4. Good evening Mr. Hall, I read a part of you work that made me think about my own identity and how it has changed many times because i just cant stick to one. I am from India and my parents practice religion very seriously and so did I until I was about the age of 14 or 15. I started to separate myself from this broad view of the world that my parents had introduced me to where everything you did, it was somehow connected to religion thus, I was restricted to do so many things as a teen. I went to a school in Ozone Park, Queens and there were so many other kids from different cultures “mixing” in because they behaved and acted out like others around them, but I wasn’t the same. I had trouble fitting in so i decided to change the way I portrayed myself at school, while still partially respecting my parents and my religion at home. I learned how to code switch between different crowds and it made me think, “Where do I really belong”, I am neither fully one or the other. So I kept questioning my identity until I decided not to follow anyone in the crowd or the culture. I really could relate to what is written in the about on identities being displaced and fragmented in so many other ways, reading the “The Question of Cultural Identity” just made me aware of them.

  5. Good evening, Mr. Hall, I recently saw your interview/video “Questions of Identity” and read the beginning of “The Question of Cultural Identity” and I found these two sources very informative. Both of your works aligned with some of my core beliefs. I too, am a migrant and have come to question my cultural identity more often than not. One of my many conflicts is with cultural identity and what others have thought my identity to be is. Recently, I traveled abroad to Peru after more than 20 years. I identify as Peruvian and I speak fluent Spanish so I was very excited to go visit and wasn’t really worried about the language or culture shock when you visit other countries, however, when I had to speak Spanish it was difficult for me to keep up with the slang and terminology used. I found that the Peruvian/Spanish accent I used to have is gone and some of the natives there thought that I didn’t even speak Spanish. This situation had me question my cultural identity since I know I was born and raised in Peru and I felt as if I didn’t fit in because of how Americanized I have become or was it that Peruvian culture changed and I remained the same? Or my idea of Peruvian cultural was different than I thought the whole time?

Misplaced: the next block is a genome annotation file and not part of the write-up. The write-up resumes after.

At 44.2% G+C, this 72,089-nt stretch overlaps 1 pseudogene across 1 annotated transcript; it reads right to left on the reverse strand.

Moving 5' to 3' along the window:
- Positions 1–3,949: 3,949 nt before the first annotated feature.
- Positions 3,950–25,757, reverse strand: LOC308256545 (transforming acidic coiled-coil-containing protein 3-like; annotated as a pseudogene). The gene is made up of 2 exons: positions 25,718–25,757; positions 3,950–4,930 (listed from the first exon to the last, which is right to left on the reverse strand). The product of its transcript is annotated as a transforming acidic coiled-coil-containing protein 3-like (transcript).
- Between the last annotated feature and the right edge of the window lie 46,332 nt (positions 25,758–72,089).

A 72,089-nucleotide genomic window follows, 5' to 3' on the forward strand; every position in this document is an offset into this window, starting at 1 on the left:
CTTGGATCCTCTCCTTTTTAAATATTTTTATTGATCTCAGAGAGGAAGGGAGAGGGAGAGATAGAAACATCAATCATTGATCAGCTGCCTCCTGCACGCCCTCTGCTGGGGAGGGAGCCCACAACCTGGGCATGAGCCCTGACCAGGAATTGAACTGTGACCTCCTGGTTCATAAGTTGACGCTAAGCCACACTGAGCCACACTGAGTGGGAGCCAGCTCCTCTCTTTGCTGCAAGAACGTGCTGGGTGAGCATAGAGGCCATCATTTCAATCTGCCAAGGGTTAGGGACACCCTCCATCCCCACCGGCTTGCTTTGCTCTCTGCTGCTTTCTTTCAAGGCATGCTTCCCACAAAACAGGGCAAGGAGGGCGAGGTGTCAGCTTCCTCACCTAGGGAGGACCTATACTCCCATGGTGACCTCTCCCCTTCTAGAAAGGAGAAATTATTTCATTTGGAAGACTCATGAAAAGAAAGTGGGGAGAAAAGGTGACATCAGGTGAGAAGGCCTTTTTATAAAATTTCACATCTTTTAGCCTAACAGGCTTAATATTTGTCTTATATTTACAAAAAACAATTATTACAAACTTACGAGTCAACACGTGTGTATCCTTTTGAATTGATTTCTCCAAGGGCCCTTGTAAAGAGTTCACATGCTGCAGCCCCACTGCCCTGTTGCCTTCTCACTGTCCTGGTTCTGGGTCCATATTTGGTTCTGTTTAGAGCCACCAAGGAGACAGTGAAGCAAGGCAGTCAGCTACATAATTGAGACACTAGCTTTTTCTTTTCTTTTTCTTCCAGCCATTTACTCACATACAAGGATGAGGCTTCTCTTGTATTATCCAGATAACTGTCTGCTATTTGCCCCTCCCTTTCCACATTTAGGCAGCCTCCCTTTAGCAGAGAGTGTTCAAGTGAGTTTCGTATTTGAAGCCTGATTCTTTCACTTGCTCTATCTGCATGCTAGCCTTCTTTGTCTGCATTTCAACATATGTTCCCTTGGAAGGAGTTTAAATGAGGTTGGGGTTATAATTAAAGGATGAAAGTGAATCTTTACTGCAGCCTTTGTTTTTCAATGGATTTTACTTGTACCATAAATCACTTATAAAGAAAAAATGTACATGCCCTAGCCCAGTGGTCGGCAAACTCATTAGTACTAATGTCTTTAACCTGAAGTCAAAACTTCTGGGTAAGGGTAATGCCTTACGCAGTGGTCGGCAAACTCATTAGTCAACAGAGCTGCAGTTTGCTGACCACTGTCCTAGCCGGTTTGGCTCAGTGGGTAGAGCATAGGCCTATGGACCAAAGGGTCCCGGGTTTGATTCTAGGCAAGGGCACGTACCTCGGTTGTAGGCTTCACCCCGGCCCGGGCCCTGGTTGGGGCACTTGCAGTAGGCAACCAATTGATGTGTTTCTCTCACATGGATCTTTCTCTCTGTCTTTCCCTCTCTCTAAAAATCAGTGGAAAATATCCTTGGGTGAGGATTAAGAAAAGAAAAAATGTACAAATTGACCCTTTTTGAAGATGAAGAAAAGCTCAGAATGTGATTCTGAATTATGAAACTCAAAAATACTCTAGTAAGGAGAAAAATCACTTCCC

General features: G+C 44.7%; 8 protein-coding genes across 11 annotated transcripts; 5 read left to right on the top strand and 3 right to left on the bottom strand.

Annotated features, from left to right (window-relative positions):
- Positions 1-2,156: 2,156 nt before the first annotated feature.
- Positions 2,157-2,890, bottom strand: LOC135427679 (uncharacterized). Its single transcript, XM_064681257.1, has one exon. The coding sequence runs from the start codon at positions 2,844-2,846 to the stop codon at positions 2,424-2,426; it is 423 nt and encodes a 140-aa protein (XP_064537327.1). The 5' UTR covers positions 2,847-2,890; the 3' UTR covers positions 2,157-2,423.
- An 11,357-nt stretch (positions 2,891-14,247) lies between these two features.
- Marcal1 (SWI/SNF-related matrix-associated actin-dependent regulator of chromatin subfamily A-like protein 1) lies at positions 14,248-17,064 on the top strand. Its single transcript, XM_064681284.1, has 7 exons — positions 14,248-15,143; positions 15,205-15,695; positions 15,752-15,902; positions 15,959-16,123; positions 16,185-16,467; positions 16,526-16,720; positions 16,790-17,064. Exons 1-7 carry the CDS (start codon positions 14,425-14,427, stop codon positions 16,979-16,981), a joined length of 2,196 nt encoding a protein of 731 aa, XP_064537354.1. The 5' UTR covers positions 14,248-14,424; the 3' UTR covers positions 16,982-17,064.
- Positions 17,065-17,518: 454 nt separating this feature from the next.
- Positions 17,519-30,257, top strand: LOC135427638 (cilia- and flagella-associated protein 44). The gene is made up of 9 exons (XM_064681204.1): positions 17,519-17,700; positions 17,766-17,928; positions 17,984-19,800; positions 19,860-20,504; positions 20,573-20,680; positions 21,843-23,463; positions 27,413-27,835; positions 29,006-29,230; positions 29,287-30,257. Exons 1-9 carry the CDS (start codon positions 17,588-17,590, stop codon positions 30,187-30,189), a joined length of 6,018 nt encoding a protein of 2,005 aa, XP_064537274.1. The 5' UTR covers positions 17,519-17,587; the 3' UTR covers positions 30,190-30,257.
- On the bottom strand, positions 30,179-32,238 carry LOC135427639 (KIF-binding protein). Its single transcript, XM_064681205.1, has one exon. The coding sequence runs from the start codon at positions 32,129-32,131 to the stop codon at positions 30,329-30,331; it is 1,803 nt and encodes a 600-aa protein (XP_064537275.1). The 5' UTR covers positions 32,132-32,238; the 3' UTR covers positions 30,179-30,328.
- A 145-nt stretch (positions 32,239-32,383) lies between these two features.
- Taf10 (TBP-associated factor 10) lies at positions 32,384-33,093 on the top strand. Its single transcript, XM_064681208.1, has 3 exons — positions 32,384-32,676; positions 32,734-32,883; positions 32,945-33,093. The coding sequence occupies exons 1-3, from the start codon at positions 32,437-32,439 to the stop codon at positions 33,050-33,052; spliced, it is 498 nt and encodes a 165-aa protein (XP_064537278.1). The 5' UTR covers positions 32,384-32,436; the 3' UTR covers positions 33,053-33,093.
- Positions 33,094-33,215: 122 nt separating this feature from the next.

6. Hello Mr. Hall, I identify as both Dominican and American. However, my whole life I’ve felt as if me telling people who ask, that I identify as Dominican is rather strange, and it’s never felt completely true. Perhaps it’s because of me feeling alienated from Dominican norms because of my skin color? I remember a time in which someone asked me where I was from, to which I replied, guess. I was curious, I always find it very interesting to see what people think I am from first glance. They guessed everything from Puerto Rican to Columbian. I then say no, I’m Dominican. Their face was instantly full of shock and they immediately doubted me saying I look nothing like what a Dominican usually does. So, it’s always been rather bittersweet for me, especially considering that my Spanish isn’t too great, but I can definitely understand and read it. Sometimes I wonder if it’s just easier to say American since it is technically one of my cultural identities.